When witches go riding and black cats are seen, the moon laughs and whispers, ‘tis near Halloween —
The full moon for centuries has held an aura of magic and mystery. It’s connected to the ebbs and flows of the tide as well as to the changing cycle of women’s bodies. A long-held belief was that a full moon was associated with insane behavior, such as sleepwalking, illegal deeds, fits of violence and transforming into werewolves. The word “lunatic” comes from the Roman goddess of the moon, Luna, who was thought to ride her silver chariot across the black sky each night.
In fact, across the globe, the moon represents women of mystique and wonder.
The Polynesians believed that the moon was a goddess named Hina. In ancient Persia, the moon was Metra, the world mother. The Aztecs of Mexico called it Mictecacihuatl and believed it traveled through the sky hunting out victims to consume. A goddess has been defined as a Devine female of supernatural powers, believed in and worshipped by the people. The incantation to the White Goddess, inspired by the phases of the moon, goes like this:
I, who existed before the universe came into being,
I, who will exist after the universe has ceased to be,
I, who bear witness to the rebirth of all things, I, who all things come from and return to,
I, the White Goddess, have unveiled the mysteries.
Rituals abound to honor the full moon—which this month happens to be a Full Hunter’s Moon (also known as Blood Moon, Falling Leaf Moon or Shedding Moon) and falls on Oct. 27. Each year from sundown on Oct. 31 comes Halloween, followed by the Day of the Dead (Nov. 1). This is also known by the Sabbat name of Samhain, which is the cycle of death and rebirth, and a time to reconnect with our ancestors.
We’ve all heard of ‘the man in the moon,’ but did you know the legend of the lady in the moon? This is an image that is easy to spot and can be seen between the first quarter and the full moon. Check her out with binoculars; the moonshadows and many oceans of the moon form her profile and hair. Native Americans thought the lady in the moon came down one night to help rescue a mother and her village from starvation. The legend says she came to Earth as a glowing light and taught the villagers how to grow crops and sing songs to help their children go to sleep at night.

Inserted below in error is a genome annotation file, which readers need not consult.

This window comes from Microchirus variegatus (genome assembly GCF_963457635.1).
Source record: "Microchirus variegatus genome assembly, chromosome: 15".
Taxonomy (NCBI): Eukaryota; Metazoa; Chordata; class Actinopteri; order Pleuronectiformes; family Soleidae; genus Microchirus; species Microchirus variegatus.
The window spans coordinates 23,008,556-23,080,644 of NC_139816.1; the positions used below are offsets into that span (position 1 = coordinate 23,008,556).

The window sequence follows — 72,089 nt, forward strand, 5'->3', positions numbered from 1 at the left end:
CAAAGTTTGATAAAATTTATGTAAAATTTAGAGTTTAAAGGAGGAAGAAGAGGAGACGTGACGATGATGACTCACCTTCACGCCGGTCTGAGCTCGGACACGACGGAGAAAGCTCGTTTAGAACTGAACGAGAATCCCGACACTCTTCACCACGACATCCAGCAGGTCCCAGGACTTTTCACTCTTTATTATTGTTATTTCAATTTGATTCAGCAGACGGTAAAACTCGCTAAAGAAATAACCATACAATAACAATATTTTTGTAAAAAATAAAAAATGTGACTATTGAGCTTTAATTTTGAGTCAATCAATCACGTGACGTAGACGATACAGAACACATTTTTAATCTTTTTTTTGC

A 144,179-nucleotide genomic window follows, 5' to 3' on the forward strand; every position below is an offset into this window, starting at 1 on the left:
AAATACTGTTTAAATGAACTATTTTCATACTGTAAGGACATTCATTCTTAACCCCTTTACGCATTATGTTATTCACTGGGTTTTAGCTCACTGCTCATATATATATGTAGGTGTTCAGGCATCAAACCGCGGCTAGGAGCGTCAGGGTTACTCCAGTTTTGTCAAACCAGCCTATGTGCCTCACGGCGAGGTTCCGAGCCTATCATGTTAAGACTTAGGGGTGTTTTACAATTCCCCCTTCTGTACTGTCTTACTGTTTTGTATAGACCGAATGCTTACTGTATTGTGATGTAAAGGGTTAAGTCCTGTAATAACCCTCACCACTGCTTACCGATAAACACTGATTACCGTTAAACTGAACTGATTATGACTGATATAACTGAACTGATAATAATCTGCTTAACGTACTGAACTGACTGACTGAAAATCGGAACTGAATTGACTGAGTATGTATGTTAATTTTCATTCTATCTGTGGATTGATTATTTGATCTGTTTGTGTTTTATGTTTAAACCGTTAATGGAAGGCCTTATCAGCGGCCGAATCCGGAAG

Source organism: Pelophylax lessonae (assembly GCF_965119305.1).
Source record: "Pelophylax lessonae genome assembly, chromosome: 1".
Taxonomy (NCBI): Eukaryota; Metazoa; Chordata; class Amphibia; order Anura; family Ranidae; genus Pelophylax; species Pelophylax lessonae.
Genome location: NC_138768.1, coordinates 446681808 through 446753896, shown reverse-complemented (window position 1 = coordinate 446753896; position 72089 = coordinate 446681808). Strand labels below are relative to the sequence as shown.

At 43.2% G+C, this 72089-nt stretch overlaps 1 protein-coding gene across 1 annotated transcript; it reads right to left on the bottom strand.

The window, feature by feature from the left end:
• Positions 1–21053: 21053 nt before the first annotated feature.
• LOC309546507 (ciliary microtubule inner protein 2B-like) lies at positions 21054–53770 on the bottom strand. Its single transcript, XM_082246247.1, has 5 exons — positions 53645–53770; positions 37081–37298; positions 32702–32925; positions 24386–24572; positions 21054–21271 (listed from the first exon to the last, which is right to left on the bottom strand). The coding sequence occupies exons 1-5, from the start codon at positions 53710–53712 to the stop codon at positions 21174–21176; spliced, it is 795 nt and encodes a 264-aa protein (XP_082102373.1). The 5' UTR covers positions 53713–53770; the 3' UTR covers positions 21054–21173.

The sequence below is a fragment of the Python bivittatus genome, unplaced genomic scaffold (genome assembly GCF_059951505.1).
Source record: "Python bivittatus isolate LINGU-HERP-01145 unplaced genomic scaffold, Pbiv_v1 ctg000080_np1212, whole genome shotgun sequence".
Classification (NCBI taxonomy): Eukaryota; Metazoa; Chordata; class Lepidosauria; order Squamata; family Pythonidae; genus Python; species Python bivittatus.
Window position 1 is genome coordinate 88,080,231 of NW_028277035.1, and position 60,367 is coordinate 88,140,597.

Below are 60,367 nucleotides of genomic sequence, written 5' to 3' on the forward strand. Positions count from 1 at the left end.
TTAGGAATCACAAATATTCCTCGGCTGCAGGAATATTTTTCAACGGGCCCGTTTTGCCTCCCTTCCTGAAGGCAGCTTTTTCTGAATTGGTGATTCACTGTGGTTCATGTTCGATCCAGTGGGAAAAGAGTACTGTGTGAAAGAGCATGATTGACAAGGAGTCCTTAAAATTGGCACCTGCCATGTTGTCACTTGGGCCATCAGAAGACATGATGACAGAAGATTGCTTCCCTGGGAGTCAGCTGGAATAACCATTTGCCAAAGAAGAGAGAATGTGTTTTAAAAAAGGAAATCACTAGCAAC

When the full moon is hung in the 10-month sky, wiccans and pagans believe this is when to make contact with the dead and perform their rituals accordingly. One such ceremony is called Esbat (French for “frolic joyfully”) where covens meet to honor gods and goddesses during the full moon. These include the deities of healing, of war and of various nationalities (Celtic, Norse, Roman, Greek, Egyptian and more). The triple Greek goddess of the Moon is Selena, represented by the full moon; Artemis, goddess of the hunt, is the waxing moon; and Hecate is the waning moon and goddess of witches. Selena represents womanhood who, at the full moon, is at the height of her fertility.
Global-wide goddess legends of mystique connect women with the full moon—particularly in October. Happy Halloween, ladies!